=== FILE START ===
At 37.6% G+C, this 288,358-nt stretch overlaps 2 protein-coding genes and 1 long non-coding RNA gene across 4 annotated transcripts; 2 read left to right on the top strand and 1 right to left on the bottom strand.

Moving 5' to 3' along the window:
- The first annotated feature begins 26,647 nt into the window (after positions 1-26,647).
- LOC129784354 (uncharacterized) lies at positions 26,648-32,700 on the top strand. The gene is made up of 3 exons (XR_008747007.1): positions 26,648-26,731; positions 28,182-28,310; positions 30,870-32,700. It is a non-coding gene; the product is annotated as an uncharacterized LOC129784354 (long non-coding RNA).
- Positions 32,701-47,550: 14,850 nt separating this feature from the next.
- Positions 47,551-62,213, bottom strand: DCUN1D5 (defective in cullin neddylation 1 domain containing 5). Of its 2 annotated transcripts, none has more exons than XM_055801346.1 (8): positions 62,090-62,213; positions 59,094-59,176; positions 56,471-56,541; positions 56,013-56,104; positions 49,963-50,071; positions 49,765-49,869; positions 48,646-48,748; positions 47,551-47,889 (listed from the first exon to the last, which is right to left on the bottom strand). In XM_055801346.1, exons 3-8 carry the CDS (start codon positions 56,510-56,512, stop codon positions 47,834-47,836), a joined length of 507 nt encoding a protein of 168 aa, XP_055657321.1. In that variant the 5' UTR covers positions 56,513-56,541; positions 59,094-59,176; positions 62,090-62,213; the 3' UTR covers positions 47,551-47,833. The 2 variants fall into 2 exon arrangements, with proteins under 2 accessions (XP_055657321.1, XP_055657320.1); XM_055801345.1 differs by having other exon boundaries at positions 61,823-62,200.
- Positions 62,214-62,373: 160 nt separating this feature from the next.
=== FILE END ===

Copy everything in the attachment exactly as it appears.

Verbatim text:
At 37.6% G+C, this 288,358-nt stretch overlaps 2 protein-coding genes and 1 long non-coding RNA gene across 4 annotated transcripts; 2 read left to right on the top strand and 1 right to left on the bottom strand.

Moving 5' to 3' along the window:
- The first annotated feature begins 26,647 nt into the window (after positions 1-26,647).
- LOC129784354 (uncharacterized) lies at positions 26,648-32,700 on the top strand. The gene is made up of 3 exons (XR_008747007.1): positions 26,648-26,731; positions 28,182-28,310; positions 30,870-32,700. It is a non-coding gene; the product is annotated as an uncharacterized LOC129784354 (long non-coding RNA).
- Positions 32,701-47,550: 14,850 nt separating this feature from the next.
- Positions 47,551-62,213, bottom strand: DCUN1D5 (defective in cullin neddylation 1 domain containing 5). Of its 2 annotated transcripts, none has more exons than XM_055801346.1 (8): positions 62,090-62,213; positions 59,094-59,176; positions 56,471-56,541; positions 56,013-56,104; positions 49,963-50,071; positions 49,765-49,869; positions 48,646-48,748; positions 47,551-47,889 (listed from the first exon to the last, which is right to left on the bottom strand). In XM_055801346.1, exons 3-8 carry the CDS (start codon positions 56,510-56,512, stop codon positions 47,834-47,836), a joined length of 507 nt encoding a protein of 168 aa, XP_055657321.1. In that variant the 5' UTR covers positions 56,513-56,541; positions 59,094-59,176; positions 62,090-62,213; the 3' UTR covers positions 47,551-47,833. The 2 variants fall into 2 exon arrangements, with proteins under 2 accessions (XP_055657321.1, XP_055657320.1); XM_055801345.1 differs by having other exon boundaries at positions 61,823-62,200.
- Positions 62,214-62,373: 160 nt separating this feature from the next.